For most developers, text editors are just as sacred as discussing the proper way to say “gif.” Sublime Text has been the heavy hitter for some time and for good reason. As an avid Sublime user I decided to see where Atom stood since I last looked; the time of early beta stages.
What follows is my experience during a period of five days using the Open Source code editor from GitHub told through the perspective of a seasoned Sublime user.
For most web developers we are knee deep in CSS on a daily basis. This can be a good or bad thing. It really depends on the state of the CSS. A well-organised codebase can be a pleasure to work with but, generally speaking, most CSS is a complete nightmare, especially on larger projects.
This is a lightweight, simple solution for adding sharing buttons to your site. Like many things, there are many ways to achieve this but the main goal of this solution is performance.
Every major social network provides an easy way to add sharing buttons to your site, but the downside of many of these is each button loads various scripts and stylesheets increasing the page weight. Generally speaking, say you wanted to have 4 sharing buttons (Twitter, Facebook, Google+ and LinkedIn) it’s more than likely you will be loading 8+ extra resources.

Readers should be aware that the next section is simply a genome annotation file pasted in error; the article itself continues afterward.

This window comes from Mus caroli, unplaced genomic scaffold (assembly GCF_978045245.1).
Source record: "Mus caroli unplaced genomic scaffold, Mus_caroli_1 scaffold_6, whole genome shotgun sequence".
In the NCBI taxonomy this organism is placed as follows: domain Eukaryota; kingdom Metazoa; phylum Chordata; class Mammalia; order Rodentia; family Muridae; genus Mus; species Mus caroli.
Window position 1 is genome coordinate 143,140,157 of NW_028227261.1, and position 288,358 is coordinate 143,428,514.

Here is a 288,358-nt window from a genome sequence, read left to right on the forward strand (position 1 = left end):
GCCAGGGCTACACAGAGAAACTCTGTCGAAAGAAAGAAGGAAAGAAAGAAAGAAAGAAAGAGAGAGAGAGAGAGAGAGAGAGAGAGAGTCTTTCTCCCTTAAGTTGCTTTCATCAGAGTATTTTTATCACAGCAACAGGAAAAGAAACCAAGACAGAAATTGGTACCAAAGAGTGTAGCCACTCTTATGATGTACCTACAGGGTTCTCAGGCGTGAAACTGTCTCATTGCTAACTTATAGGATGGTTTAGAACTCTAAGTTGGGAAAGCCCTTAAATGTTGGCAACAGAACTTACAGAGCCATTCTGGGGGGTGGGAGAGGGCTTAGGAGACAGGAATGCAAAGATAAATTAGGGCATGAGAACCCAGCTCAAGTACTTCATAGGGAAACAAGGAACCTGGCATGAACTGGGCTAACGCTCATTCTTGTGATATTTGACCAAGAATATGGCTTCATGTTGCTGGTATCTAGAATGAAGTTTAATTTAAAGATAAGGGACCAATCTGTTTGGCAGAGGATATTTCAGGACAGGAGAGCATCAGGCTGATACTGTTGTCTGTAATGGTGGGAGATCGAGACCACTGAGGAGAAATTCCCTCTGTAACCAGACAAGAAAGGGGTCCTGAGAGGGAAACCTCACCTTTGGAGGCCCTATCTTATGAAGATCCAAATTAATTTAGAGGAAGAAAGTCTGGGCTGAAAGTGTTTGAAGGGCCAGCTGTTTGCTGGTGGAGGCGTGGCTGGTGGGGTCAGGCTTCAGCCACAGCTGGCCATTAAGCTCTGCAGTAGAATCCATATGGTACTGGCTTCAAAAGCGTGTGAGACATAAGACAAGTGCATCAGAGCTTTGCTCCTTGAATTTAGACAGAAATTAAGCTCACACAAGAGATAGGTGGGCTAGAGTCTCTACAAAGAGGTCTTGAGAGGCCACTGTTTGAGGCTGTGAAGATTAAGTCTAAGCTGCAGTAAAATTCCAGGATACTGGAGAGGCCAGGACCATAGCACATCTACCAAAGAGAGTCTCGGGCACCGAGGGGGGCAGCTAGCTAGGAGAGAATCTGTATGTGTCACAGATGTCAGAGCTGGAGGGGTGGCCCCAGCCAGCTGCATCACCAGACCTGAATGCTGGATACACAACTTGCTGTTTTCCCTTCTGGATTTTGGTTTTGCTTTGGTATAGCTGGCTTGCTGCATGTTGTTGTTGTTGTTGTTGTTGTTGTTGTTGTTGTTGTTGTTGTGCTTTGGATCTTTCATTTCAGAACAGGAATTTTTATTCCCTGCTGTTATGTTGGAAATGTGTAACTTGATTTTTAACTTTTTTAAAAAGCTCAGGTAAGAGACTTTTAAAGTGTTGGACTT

Using the provided solutions from the major networks is convenient, but less then ideal if performance is a main priority.
One of the best ways to prevent page bloat is to treat everything as a resource that doesn’t need to be on the page until the user has to interact with it. The technique is called lazy-loading, and can be performed on almost any asset. It’s especially good for responsive websites, when the same content needs to be loaded across multiple devices, while still loading as quickly as possible. Let’s take a look at a few ways to make this possible.